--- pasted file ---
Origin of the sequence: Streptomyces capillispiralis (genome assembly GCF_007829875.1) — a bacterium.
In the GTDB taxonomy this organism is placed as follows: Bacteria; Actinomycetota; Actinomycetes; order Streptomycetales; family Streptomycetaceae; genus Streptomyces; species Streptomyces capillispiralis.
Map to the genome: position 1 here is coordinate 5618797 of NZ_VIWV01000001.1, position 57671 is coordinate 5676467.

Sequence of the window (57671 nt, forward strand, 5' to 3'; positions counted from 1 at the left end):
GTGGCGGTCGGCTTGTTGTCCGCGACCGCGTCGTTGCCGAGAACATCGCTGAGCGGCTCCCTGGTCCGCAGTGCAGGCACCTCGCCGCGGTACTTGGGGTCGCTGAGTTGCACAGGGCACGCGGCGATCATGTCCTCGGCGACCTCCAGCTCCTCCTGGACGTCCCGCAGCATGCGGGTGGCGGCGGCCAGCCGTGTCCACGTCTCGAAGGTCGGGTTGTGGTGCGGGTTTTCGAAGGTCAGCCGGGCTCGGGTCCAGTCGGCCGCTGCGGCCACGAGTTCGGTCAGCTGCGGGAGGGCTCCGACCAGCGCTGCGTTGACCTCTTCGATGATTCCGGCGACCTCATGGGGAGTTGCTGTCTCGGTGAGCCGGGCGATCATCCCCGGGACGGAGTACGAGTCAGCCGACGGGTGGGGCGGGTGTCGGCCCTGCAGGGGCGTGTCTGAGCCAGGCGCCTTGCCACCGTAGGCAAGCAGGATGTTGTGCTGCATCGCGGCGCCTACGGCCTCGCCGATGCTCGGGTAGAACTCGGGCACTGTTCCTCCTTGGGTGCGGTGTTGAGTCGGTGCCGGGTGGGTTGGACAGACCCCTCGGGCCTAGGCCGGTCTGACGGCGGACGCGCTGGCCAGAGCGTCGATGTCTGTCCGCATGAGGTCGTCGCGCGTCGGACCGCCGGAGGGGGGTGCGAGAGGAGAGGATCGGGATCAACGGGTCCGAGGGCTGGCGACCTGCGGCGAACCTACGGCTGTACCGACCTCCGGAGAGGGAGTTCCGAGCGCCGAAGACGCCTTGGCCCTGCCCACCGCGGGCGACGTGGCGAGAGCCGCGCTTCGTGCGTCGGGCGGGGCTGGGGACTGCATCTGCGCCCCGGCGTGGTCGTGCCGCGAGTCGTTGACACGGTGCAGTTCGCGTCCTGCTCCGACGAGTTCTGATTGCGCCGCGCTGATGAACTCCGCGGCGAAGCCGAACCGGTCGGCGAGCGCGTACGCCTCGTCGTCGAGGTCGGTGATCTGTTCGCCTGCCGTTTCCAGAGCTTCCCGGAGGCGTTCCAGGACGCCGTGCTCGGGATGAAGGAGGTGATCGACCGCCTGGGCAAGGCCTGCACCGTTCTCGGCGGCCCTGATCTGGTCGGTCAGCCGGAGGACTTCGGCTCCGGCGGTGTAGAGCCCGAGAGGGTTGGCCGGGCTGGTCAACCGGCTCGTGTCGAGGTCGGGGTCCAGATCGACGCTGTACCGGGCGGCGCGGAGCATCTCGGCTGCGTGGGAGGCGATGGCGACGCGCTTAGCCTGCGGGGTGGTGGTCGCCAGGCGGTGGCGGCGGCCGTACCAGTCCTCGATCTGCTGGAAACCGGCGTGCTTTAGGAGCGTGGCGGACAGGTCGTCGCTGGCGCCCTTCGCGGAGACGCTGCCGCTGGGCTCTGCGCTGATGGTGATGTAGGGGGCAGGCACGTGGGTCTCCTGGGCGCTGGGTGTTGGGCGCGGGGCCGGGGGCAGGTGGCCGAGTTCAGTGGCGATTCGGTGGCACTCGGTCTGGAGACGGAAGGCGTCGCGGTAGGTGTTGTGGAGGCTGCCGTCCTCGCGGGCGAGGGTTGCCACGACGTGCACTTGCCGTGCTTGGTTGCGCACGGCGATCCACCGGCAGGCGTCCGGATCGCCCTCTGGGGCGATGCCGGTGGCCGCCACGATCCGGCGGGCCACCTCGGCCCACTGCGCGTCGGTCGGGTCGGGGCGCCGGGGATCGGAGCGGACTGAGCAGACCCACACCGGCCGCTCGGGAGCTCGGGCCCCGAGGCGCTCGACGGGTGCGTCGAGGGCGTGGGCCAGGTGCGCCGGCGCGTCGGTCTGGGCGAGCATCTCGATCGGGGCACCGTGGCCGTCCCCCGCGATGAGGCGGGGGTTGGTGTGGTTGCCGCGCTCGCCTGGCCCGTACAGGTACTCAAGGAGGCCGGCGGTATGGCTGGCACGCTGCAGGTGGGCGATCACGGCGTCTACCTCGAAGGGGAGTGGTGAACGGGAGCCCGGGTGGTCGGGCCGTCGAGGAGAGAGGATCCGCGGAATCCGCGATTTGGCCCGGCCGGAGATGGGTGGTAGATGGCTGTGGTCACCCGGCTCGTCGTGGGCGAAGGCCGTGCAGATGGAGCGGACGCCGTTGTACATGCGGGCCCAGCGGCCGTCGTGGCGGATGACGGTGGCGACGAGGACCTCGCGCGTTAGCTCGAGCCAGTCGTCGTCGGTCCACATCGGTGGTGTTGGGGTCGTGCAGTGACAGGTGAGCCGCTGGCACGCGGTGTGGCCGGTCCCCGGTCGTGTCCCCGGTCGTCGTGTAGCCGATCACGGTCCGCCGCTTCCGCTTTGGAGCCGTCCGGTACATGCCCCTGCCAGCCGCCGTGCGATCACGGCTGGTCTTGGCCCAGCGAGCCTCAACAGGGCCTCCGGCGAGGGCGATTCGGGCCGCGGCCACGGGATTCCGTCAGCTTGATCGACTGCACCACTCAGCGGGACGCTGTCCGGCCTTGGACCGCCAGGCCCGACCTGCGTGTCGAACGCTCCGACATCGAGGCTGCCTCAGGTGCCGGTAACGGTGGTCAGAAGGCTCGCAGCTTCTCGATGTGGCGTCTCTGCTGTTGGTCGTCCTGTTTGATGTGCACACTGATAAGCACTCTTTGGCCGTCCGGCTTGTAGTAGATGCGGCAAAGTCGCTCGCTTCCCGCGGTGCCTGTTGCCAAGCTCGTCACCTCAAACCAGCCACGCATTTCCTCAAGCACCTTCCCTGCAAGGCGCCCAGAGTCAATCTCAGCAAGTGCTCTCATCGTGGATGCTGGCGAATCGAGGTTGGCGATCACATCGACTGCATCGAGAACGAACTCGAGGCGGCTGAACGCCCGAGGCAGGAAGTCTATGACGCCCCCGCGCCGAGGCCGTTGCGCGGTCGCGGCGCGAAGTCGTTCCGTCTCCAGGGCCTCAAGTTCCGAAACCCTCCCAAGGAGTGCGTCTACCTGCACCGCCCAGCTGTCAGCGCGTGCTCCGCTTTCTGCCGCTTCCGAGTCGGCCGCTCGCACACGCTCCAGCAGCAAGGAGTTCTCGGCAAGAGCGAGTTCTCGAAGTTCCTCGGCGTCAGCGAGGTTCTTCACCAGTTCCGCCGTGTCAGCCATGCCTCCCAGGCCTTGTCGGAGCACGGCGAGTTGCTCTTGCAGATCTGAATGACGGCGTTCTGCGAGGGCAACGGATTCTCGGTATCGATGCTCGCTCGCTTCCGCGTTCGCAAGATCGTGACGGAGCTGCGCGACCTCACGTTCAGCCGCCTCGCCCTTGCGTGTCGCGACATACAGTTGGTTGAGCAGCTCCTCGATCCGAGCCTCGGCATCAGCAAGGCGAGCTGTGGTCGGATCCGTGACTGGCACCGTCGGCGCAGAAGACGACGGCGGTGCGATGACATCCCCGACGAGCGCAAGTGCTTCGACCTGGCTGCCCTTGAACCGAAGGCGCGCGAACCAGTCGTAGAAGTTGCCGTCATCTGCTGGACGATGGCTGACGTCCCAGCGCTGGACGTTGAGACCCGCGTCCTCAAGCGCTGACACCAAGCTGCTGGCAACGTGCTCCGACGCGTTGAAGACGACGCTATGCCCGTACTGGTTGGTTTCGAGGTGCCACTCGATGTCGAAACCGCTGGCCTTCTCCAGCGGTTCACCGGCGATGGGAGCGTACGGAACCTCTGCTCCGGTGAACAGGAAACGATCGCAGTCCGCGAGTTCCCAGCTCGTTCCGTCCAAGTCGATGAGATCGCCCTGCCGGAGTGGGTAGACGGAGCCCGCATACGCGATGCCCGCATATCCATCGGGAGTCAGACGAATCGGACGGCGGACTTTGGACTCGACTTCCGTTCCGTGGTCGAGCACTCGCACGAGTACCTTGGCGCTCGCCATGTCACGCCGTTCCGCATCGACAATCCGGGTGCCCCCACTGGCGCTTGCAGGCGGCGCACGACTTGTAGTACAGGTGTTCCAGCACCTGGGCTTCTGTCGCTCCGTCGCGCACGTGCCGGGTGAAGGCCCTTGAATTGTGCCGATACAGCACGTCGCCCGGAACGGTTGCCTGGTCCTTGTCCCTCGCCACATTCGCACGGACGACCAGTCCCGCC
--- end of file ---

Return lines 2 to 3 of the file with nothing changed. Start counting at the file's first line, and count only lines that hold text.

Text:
In the GTDB taxonomy this organism is placed as follows: Bacteria; Actinomycetota; Actinomycetes; order Streptomycetales; family Streptomycetaceae; genus Streptomyces; species Streptomyces capillispiralis.
Map to the genome: position 1 here is coordinate 5618797 of NZ_VIWV01000001.1, position 57671 is coordinate 5676467.